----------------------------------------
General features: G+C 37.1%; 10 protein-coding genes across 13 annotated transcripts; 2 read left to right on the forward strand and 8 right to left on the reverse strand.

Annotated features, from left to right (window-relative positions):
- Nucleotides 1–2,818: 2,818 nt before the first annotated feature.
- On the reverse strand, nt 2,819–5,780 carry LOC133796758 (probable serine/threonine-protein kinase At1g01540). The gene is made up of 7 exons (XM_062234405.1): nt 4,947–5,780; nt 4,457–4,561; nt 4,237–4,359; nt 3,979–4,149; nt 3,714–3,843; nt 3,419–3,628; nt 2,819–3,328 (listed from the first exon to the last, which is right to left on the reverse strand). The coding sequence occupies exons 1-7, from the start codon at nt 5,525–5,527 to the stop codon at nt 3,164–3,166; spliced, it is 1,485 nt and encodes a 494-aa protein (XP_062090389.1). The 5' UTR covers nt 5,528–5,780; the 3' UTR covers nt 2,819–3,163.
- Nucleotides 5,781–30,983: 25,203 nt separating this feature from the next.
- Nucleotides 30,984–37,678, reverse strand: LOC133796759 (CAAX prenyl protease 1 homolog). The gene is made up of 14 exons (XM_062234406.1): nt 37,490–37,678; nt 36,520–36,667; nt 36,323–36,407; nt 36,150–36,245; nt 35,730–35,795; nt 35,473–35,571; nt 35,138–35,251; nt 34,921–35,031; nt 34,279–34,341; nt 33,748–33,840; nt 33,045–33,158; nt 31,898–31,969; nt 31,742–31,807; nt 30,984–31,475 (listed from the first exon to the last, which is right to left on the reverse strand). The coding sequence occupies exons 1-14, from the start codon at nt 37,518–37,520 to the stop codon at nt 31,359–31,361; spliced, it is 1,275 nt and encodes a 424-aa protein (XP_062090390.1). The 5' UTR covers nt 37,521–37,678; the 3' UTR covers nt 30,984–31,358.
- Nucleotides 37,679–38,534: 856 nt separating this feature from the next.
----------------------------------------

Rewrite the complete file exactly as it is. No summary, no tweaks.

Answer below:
General features: G+C 37.1%; 10 protein-coding genes across 13 annotated transcripts; 2 read left to right on the forward strand and 8 right to left on the reverse strand.

Annotated features, from left to right (window-relative positions):
- Nucleotides 1–2,818: 2,818 nt before the first annotated feature.
- On the reverse strand, nt 2,819–5,780 carry LOC133796758 (probable serine/threonine-protein kinase At1g01540). The gene is made up of 7 exons (XM_062234405.1): nt 4,947–5,780; nt 4,457–4,561; nt 4,237–4,359; nt 3,979–4,149; nt 3,714–3,843; nt 3,419–3,628; nt 2,819–3,328 (listed from the first exon to the last, which is right to left on the reverse strand). The coding sequence occupies exons 1-7, from the start codon at nt 5,525–5,527 to the stop codon at nt 3,164–3,166; spliced, it is 1,485 nt and encodes a 494-aa protein (XP_062090389.1). The 5' UTR covers nt 5,528–5,780; the 3' UTR covers nt 2,819–3,163.
- Nucleotides 5,781–30,983: 25,203 nt separating this feature from the next.
- Nucleotides 30,984–37,678, reverse strand: LOC133796759 (CAAX prenyl protease 1 homolog). The gene is made up of 14 exons (XM_062234406.1): nt 37,490–37,678; nt 36,520–36,667; nt 36,323–36,407; nt 36,150–36,245; nt 35,730–35,795; nt 35,473–35,571; nt 35,138–35,251; nt 34,921–35,031; nt 34,279–34,341; nt 33,748–33,840; nt 33,045–33,158; nt 31,898–31,969; nt 31,742–31,807; nt 30,984–31,475 (listed from the first exon to the last, which is right to left on the reverse strand). The coding sequence occupies exons 1-14, from the start codon at nt 37,518–37,520 to the stop codon at nt 31,359–31,361; spliced, it is 1,275 nt and encodes a 424-aa protein (XP_062090390.1). The 5' UTR covers nt 37,521–37,678; the 3' UTR covers nt 30,984–31,358.
- Nucleotides 37,679–38,534: 856 nt separating this feature from the next.